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4 IRS Challenges That Could Affect Your Tax Return This Year

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2 min read. March 9, 2022 – by Lauren Coppolone

The Internal Revenue Service (IRS) began accepting and processing tax returns on Monday, Jan. 24, 17 days earlier than last year. But despite the early start, experts say this year’s tax season is already off to a rough start. 

This year, tax returns are more complex, thanks to the addition of stimulus payments and advance child tax credits. And in addition, IRS agents are dealing with a massive backlog of paperwork to get through.

A recent report shows that the IRS has already received more than 26 million tax returns, which is 28% more than the agency received this time last year. Let’s look at the biggest challenges that could affect when you receive your refund this year.

A large backlog of tax returns

The IRS faces a huge backlog of paperwork, which includes nearly 24 million 2020 tax returns that still need to be processed. The agency has blamed this backlog on its outdated computer system and inadequate funding.

In a Jan. 27 letter, the agency stated, “We are continuing to balance multiple unprecedented demands, including starting the filing season as well as continuing to work on important new tax provisions.”

A hiring shortage

The current worker shortage isn’t just affecting restaurants and retail stores — it’s also impacting government agencies like the IRS. During the first half of 2021, the IRS had just one agent for every 16,000 calls the agency received. 

This year, the agency hoped to hire 5,000 new workers to deal with the large backlog of tax returns. So far, the IRS has only been able to fill fewer than 200 of those roles. This hiring challenge is likely due to the low starting salary — entry-level IRS employees typically earn a base salary of $24,749.  

The IRS stopped sending out certain notices

Over the past couple of months, the IRS has stopped sending out certain automated notices to taxpayers. Initially, the IRS stopped notifying taxpayers when the agency has credited payments but has no record of a tax return being filed.

In Feb., the IRS suspended two more notices — CP80, which deals with unfiled tax returns, and CP501, which deals with balances due. The IRS said it was discontinuing these letters to minimize confusion for tax professionals and taxpayers.

IRS employees are getting shuffled around

And finally, another challenge the IRS faces is that current employees keep getting shuffled around. According to Politico, 1,200 employees were temporarily reassigned to help clear the backlog of unprocessed tax returns.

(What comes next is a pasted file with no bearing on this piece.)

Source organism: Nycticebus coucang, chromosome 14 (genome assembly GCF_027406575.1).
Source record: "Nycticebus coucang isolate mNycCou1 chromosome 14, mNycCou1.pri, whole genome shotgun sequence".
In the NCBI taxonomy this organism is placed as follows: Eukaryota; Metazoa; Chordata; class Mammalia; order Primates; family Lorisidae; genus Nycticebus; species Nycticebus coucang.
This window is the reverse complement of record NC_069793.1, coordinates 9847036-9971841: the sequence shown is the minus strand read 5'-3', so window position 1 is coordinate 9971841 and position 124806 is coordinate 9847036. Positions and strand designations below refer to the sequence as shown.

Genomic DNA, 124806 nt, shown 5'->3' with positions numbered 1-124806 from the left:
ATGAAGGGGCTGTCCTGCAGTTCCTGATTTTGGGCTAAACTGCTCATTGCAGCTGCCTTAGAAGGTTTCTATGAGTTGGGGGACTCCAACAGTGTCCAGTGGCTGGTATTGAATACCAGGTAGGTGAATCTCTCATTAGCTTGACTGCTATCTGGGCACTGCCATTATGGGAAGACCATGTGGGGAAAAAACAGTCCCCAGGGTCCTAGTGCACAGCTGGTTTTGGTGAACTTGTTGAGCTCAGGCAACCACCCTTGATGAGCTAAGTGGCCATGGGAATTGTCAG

Employees who previously processed tax returns have been reassigned to their old jobs for the next eight months. It’s part of what the agency calls its “all hands on deck approach.” The agency expects these employees to return to their current positions in September 2022. 

If you’re concerned about a challenging tax season, the best thing you can do is to file your return early. And it’s essential to file electronically rather than mailing in a paper return — according to the IRS, paper returns can take anywhere from six to eight weeks to process.

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Last Updated on March 9, 2022

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About the Author, Lauren Coppolone

Lauren is the Marketing Manager at Nationalbusinesscapital.com. She has 7 years of professional experience with a focus on small business marketing and finance. She previously worked as a senior business analyst for B2B SaaS, Sky IT Group. She has covered topics including, business financing, startups, retail, taxes & regulations, etc. Her work has been featured by USA Today, Google & Yahoo News. Lauren holds a B.A. from the Fashion Institute of Technology’s (FIT) School of Business.

https://www.linkedin.com/in/laurencoppolone/


Disclaimer: The information and insights in this article are provided for informational purposes only, and do not constitute financial, legal, tax, business or personal advice from National Business Capital and the author. Do not rely on this information as advice and please consult with your financial advisor, accountant and/or attorney before making any decisions. If you rely solely on this information it is at your own risk. The information is true and accurate to the best of our knowledge, but there may be errors, omissions, or mistakes.